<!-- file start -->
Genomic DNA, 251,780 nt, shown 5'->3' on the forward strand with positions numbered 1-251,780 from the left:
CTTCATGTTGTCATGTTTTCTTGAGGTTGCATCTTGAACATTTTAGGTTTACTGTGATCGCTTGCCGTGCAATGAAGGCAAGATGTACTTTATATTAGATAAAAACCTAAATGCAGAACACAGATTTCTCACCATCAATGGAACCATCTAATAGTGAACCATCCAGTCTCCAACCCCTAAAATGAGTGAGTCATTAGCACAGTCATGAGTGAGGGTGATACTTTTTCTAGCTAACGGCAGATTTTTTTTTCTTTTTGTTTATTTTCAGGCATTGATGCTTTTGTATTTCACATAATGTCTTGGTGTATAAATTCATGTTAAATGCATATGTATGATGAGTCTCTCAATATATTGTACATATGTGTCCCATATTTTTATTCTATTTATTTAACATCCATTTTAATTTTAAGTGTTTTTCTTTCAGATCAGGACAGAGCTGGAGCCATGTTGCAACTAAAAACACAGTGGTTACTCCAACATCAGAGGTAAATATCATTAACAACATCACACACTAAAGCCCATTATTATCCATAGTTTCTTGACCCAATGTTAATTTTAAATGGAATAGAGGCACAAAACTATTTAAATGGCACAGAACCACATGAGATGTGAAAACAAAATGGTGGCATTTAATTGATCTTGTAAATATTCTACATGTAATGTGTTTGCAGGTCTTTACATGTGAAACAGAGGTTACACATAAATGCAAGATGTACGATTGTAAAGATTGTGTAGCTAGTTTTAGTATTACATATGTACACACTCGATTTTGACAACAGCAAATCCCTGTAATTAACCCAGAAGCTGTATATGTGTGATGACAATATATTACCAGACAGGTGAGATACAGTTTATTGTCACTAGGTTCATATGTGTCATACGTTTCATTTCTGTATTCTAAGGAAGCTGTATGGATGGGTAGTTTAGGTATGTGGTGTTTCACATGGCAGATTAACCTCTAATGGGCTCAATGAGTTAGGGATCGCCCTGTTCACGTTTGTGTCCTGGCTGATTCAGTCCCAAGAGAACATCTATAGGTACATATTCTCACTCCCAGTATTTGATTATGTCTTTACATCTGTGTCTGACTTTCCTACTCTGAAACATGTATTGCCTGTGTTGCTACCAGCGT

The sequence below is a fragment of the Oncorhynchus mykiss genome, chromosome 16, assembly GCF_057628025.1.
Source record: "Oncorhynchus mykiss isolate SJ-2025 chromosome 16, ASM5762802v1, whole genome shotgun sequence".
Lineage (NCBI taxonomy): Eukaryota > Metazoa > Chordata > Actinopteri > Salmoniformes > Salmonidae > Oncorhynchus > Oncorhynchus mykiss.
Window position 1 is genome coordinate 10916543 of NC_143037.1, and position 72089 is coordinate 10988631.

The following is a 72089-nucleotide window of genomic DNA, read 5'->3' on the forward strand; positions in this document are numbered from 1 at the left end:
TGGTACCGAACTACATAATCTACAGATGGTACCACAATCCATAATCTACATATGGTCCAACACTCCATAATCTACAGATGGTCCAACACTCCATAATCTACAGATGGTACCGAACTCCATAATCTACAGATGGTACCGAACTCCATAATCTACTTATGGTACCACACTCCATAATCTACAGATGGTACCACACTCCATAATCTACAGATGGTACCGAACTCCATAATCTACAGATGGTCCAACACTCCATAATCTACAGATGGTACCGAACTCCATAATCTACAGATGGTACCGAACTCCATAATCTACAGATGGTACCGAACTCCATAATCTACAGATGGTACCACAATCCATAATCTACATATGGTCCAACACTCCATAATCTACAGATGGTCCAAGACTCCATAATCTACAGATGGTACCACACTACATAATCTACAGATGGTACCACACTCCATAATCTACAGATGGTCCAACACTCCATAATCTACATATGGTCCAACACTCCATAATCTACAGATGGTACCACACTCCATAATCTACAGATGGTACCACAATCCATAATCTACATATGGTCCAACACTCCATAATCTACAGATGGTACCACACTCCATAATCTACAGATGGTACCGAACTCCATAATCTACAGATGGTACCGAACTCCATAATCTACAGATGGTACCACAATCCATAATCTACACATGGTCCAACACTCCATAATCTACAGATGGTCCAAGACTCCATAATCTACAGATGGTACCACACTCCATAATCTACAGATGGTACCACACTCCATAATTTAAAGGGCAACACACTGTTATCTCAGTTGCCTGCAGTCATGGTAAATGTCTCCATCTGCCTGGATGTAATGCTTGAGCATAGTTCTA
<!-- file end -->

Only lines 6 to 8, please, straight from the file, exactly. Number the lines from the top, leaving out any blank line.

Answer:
Window position 1 is genome coordinate 10916543 of NC_143037.1, and position 72089 is coordinate 10988631.

The following is a 72089-nucleotide window of genomic DNA, read 5'->3' on the forward strand; positions in this document are numbered from 1 at the left end:
TGGTACCGAACTACATAATCTACAGATGGTACCACAATCCATAATCTACATATGGTCCAACACTCCATAATCTACAGATGGTCCAACACTCCATAATCTACAGATGGTACCGAACTCCATAATCTACAGATGGTACCGAACTCCATAATCTACTTATGGTACCACACTCCATAATCTACAGATGGTACCACACTCCATAATCTACAGATGGTACCGAACTCCATAATCTACAGATGGTCCAACACTCCATAATCTACAGATGGTACCGAACTCCATAATCTACAGATGGTACCGAACTCCATAATCTACAGATGGTACCGAACTCCATAATCTACAGATGGTACCACAATCCATAATCTACATATGGTCCAACACTCCATAATCTACAGATGGTCCAAGACTCCATAATCTACAGATGGTACCACACTACATAATCTACAGATGGTACCACACTCCATAATCTACAGATGGTCCAACACTCCATAATCTACATATGGTCCAACACTCCATAATCTACAGATGGTACCACACTCCATAATCTACAGATGGTACCACAATCCATAATCTACATATGGTCCAACACTCCATAATCTACAGATGGTACCACACTCCATAATCTACAGATGGTACCGAACTCCATAATCTACAGATGGTACCGAACTCCATAATCTACAGATGGTACCACAATCCATAATCTACACATGGTCCAACACTCCATAATCTACAGATGGTCCAAGACTCCATAATCTACAGATGGTACCACACTCCATAATCTACAGATGGTACCACACTCCATAATTTAAAGGGCAACACACTGTTATCTCAGTTGCCTGCAGTCATGGTAAATGTCTCCATCTGCCTGGATGTAATGCTTGAGCATAGTTCTA